By Julia Karow
Life Technologies plans to partner with diagnostic companies to develop clinical applications for the Ion Torrent technology, the company said this week.
According to CEO and chairman Greg Lucier, the Ion Torrent technology is "creating a compelling solution set for hospitals, diagnostic companies and the like."
During a conference call to discuss Life Tech's fourth-quarter earnings, he said that the firm plans to partner on the clinical use of Ion Torrent. "We will out-license that technology to partners that can really make the most of it."
"We did that strategy with great success with qPCR in the research realm, and we'll do that strategy with great success in the clinical realm with Ion Torrent," he said, adding that the firm has already seen a lot of interest from potential partners.
Lucier noted that the high speed of the upcoming Ion Proton in particular "makes all the world of a difference" to potential clinical users, along with other advantages, such as the read length, currently 200 base pairs, which he said will increase further and enable additional applications.
For example, he said, Life Tech is already working with customers on a potential application of the Proton for HLA sequencing, which requires long read lengths.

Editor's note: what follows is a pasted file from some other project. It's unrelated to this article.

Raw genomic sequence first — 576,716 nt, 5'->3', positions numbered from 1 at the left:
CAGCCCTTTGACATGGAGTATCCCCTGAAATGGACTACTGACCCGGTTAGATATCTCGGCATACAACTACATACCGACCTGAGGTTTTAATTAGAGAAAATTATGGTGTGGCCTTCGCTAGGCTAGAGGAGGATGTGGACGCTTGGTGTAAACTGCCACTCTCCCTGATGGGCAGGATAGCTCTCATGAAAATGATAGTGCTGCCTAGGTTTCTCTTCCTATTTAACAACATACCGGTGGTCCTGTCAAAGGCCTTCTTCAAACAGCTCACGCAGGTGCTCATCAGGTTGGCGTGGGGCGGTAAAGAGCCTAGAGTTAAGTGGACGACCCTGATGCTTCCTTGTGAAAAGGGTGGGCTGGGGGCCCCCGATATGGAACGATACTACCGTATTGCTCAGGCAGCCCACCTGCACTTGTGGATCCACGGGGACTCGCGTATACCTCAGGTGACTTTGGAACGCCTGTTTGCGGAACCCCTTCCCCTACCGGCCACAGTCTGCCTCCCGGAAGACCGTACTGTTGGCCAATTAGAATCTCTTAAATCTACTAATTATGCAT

In response to an analyst's question about how Roche's hostile takeover bid for Illumina might influence Life Tech's own plans to take sequencing to the clinic, Lucier said that it "really doesn't affect our plans."
"We are able to partner with other diagnostic companies in a very compelling way," he said, adding that this effort will be led by Ronnie Andrews, the company's new president and head of medical sciences.
Lucier said that "there are other areas and new ideas we have of business models that we're also carrying out," but did not provide any details.
Andrews, he said, will expand Life Tech's presence in the molecular diagnostics space "through partnership strategies, targeted acquisitions, and continued innovation around the workflows."
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